More than 1000 Siem Reap school kids and their families participated in an hour-long parade through town on Saturday night as part of the fifth annual Giant Puppet Project.
One of the aims of the project is to revive the lost art of Cambodian street parades, and organisers said crowds attending the march were the largest since the project was first started in 2007. Up to 5000 spectators thronged the route to catch a glimpse of the 10 giant tissue paper and rattan puppets on parade, many based on creatures from Khmer folklore, or designed to promote causes such as road safety.
The puppets, assembled by students and volunteers at a series of local workshops over the past few months, wound their way through the streets of downtown Siem Reap before the parade terminated outside Raffles Hotel d’Angkor, where spectators witnessed a display of bokator by children from the Green Gecko Project.
Many tourists in the crowd praised the parade as one of the highlights of their visit to Siem Reap. Dutch tourist Marleen Herten said she stumbled across the parade and “did not expect to see a street carnival like it while visiting Cambodia”.
US charity volunteer Elliot Linzer said the parade was the second he has witnessed. “It’s a great example of a project serving the local community in an original way.”
The Giant Puppet Project is the brainchild of a trio of UK artists and, since its inception in 2007, has grown into an annual parade with 10 different NGOs participating and financial support coming from a number of local businesses.
Giant Puppet Project artistic director Jig Cochrane said the parade’s organisers have trained an increasing number of artists and students from the Phare Ponleu Selpak Art School in Battambang to conduct workshops at local primary schools where the puppets are made.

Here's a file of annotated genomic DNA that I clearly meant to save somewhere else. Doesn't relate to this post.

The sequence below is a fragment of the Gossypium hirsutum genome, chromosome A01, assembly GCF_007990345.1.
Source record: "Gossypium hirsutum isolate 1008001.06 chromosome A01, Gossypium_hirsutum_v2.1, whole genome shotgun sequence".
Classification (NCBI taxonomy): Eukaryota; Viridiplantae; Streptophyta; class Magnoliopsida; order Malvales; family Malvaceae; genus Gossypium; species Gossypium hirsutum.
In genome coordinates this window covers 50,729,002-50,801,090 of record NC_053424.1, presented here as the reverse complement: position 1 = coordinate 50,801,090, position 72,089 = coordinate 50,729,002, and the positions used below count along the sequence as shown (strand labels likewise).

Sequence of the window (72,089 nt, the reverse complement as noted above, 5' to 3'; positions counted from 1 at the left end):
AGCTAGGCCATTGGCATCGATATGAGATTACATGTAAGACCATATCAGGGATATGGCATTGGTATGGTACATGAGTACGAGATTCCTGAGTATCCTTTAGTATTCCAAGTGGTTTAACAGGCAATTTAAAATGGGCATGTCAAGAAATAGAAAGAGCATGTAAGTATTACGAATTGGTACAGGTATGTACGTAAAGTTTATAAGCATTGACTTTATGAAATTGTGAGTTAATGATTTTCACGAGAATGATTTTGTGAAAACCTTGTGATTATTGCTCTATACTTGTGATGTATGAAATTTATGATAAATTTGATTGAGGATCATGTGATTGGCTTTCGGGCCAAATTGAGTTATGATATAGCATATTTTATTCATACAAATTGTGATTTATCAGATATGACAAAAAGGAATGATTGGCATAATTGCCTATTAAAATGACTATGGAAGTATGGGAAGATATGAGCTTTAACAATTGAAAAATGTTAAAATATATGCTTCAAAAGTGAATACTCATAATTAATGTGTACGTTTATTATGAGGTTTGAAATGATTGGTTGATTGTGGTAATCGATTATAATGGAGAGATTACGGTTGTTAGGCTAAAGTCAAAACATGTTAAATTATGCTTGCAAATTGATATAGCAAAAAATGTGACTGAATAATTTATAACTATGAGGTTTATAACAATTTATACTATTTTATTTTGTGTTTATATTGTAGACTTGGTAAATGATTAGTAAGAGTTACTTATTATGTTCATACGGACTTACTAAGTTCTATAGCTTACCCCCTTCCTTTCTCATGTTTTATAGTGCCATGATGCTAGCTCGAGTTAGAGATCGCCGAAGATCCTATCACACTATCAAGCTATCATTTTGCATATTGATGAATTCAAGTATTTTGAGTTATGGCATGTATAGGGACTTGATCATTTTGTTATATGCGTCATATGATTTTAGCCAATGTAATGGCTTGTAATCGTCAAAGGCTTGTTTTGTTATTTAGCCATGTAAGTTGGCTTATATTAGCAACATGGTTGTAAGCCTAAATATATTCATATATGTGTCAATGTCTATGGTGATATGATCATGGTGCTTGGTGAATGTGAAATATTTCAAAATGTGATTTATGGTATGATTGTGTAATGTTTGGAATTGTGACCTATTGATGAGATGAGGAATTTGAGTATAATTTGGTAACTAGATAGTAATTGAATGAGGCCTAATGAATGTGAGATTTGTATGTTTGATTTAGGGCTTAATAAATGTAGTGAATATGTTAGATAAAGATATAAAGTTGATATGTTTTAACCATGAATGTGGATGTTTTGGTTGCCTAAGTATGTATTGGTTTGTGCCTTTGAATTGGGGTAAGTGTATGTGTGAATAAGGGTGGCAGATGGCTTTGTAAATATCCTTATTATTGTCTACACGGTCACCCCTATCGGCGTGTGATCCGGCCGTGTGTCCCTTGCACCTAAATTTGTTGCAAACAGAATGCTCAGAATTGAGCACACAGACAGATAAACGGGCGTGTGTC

Cochrane explained that the annual Puppet Project is tightly scheduled with planning beginning in early February before volunteers fan out to 12 local organisations and schools to conduct puppet-building workshops with an estimated 600 to 800 students.
Cochrane says that most puppets in the parade can be assembled in workshops within two days. Tissue paper used to build the outer coverings of the puppets is sourced from local suppliers following a series of fundraisers at Siem Reap bars in the lead-up to the parade each year.
Cochrane says one goal of the project is to repopularise street festivals in Cambodia.
“To me it’s a very ordinary thing but you speak to people on the streets in Cambodia and they’ve never seen a street parade before.
“All the countries in this region have carnivals and street parades, and it’s something that would have been going on here in pre-Khmer Rouge period,” he said.
Another key element to the parade is that it’s aimed squarely at children who both create the models and make up the majority of spectators.
“One of the main things is to create something wonderful and incredible and make people go: ‘Wow, look at what those kids did’.”
He said that for most of the kids who take part in the parade, “it’s really unusual to be in a situation where people are waving at them”.
This year the Puppet Project had support from 10 NGOs working in Siem Reap. Globalteer volunteers Emma Fisher and Kay Yasugi spoke at length about their experiences teaching children how to assemble the early stages of each puppet at local workshops, and explained that the process involves several volunteers spending two days with groups of between 15 and 30 children and translators assembling the frame of each puppet.
The puppets are then placed on trolleys and electrified in the days leading up to the parade.
Puppet Project marketing and communications coordinator Bina Hanley said this year’s money donated by spectators during the parade was just over $1000. She said fundraising efforts are active all year with over $3000 collected through donations to the project’s Virgin Money Giving Account and several fundraisers at local bars including Abacus and Funky Munky raising $2250. Organisers this year also received a $5000 donation from an anonymous source.
Local hotels and businesses also donated accommodation and supplies for the volunteers and participants.